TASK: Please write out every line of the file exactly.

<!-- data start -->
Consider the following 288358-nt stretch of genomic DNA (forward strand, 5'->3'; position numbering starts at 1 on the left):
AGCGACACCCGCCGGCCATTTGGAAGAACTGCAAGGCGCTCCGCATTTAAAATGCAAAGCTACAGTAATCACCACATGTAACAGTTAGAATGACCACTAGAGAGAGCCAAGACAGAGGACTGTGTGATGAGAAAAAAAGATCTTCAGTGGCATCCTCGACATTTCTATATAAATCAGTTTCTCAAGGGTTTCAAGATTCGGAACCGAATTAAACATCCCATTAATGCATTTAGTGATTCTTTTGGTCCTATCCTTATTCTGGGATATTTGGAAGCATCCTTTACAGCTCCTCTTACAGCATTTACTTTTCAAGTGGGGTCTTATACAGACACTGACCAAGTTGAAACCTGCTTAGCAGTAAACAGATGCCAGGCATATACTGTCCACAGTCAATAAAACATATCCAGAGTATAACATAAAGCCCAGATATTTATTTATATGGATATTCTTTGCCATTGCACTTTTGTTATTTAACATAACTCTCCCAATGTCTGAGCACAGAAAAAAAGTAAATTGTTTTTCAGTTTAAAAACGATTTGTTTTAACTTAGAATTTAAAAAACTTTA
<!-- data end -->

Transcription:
Consider the following 288358-nt stretch of genomic DNA (forward strand, 5'->3'; position numbering starts at 1 on the left):
AGCGACACCCGCCGGCCATTTGGAAGAACTGCAAGGCGCTCCGCATTTAAAATGCAAAGCTACAGTAATCACCACATGTAACAGTTAGAATGACCACTAGAGAGAGCCAAGACAGAGGACTGTGTGATGAGAAAAAAAGATCTTCAGTGGCATCCTCGACATTTCTATATAAATCAGTTTCTCAAGGGTTTCAAGATTCGGAACCGAATTAAACATCCCATTAATGCATTTAGTGATTCTTTTGGTCCTATCCTTATTCTGGGATATTTGGAAGCATCCTTTACAGCTCCTCTTACAGCATTTACTTTTCAAGTGGGGTCTTATACAGACACTGACCAAGTTGAAACCTGCTTAGCAGTAAACAGATGCCAGGCATATACTGTCCACAGTCAATAAAACATATCCAGAGTATAACATAAAGCCCAGATATTTATTTATATGGATATTCTTTGCCATTGCACTTTTGTTATTTAACATAACTCTCCCAATGTCTGAGCACAGAAAAAAAGTAAATTGTTTTTCAGTTTAAAAACGATTTGTTTTAACTTAGAATTTAAAAAACTTTA